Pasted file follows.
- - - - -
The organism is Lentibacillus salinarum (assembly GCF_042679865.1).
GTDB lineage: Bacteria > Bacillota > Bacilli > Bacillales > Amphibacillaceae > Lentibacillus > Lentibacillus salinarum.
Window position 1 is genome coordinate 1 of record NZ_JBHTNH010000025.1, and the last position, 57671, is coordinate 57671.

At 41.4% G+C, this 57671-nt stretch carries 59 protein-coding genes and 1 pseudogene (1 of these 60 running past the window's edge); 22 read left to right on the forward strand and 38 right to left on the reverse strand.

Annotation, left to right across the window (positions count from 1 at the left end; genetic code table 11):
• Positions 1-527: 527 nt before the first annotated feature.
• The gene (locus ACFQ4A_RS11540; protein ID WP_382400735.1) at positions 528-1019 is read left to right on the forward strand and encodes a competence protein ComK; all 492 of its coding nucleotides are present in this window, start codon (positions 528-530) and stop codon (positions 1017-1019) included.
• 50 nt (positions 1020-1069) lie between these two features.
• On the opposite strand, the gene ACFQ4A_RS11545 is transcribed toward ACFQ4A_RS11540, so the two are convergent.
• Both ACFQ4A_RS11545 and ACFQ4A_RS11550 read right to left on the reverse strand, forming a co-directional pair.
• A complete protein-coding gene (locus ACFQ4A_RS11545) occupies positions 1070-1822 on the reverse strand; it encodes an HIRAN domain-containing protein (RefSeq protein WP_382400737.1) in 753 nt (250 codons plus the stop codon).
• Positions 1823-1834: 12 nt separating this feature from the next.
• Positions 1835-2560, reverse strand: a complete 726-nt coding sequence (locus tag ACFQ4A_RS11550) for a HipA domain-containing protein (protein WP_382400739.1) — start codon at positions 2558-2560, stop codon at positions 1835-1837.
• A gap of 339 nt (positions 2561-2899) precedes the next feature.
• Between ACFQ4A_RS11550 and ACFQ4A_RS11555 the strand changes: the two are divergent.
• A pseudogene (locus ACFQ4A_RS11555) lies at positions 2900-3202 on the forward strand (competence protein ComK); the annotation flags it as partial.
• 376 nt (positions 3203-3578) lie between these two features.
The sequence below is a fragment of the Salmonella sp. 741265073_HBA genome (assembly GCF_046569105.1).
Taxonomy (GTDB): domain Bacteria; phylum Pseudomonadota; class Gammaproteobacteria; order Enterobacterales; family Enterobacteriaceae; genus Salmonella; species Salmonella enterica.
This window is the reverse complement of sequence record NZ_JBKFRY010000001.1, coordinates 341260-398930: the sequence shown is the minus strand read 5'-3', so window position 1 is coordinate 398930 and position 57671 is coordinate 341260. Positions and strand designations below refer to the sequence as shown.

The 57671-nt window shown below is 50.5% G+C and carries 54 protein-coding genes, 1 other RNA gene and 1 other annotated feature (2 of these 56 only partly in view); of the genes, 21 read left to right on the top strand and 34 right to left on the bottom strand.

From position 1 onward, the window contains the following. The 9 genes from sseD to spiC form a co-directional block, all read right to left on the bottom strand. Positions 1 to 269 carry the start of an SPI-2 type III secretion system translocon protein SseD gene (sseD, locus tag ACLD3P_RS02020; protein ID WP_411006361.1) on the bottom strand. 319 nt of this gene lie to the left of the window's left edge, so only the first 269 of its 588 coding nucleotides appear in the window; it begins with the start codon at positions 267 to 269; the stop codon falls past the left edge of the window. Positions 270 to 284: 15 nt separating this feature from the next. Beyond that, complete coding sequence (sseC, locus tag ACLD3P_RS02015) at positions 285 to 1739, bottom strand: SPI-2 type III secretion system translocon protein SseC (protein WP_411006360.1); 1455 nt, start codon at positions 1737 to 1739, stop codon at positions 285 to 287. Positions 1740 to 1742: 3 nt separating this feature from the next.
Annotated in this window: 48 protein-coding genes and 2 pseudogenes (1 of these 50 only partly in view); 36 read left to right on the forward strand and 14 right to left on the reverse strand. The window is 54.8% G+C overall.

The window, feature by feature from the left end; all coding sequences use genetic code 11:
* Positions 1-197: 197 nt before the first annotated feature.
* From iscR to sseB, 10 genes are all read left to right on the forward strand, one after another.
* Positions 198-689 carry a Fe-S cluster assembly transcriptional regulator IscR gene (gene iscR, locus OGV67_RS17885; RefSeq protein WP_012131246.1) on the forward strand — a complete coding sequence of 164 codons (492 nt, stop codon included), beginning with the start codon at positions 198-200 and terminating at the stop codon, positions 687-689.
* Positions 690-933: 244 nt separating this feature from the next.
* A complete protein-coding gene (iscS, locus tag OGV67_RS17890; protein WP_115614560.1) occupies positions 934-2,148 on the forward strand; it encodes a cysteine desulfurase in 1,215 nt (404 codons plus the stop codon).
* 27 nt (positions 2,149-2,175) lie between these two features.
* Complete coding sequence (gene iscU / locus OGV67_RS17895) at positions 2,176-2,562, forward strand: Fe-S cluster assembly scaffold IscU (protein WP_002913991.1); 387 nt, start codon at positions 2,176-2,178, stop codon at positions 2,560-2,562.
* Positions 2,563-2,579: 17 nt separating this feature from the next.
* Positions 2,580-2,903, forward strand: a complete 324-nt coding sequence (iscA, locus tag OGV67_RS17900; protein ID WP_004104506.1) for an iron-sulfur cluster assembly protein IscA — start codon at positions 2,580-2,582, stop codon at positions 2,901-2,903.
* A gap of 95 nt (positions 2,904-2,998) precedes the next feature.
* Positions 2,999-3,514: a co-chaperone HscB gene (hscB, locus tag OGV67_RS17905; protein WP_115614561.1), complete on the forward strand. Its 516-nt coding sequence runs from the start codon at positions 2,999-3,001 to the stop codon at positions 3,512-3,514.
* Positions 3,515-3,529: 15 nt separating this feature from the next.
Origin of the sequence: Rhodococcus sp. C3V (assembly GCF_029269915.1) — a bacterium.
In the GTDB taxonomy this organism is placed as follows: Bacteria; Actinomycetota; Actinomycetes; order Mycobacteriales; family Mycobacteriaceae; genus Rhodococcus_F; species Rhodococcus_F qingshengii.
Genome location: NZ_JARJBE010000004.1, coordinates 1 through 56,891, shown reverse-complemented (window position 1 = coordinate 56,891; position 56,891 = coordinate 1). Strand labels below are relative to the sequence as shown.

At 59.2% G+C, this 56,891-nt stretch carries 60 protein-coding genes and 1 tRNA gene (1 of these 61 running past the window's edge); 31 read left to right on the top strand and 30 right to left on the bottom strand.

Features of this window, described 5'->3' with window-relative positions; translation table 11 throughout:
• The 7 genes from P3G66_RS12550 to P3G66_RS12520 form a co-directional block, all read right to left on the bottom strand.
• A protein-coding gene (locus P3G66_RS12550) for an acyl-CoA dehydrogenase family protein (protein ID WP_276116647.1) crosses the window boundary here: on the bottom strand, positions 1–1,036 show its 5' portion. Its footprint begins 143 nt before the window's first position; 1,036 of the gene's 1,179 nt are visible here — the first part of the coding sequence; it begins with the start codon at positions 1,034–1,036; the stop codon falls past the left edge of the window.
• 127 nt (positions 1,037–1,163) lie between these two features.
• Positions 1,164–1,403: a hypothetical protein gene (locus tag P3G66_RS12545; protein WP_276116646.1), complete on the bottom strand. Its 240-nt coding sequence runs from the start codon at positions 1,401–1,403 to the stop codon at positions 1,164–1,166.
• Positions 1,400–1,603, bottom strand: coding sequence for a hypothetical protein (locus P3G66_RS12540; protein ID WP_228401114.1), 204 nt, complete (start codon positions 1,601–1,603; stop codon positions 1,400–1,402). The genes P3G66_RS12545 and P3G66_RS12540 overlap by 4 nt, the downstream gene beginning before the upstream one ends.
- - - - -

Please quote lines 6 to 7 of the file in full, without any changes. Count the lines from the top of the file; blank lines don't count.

• Positions 1-527: 527 nt before the first annotated feature.
• The gene (locus ACFQ4A_RS11540; protein ID WP_382400735.1) at positions 528-1019 is read left to right on the forward strand and encodes a competence protein ComK; all 492 of its coding nucleotides are present in this window, start codon (positions 528-530) and stop codon (positions 1017-1019) included.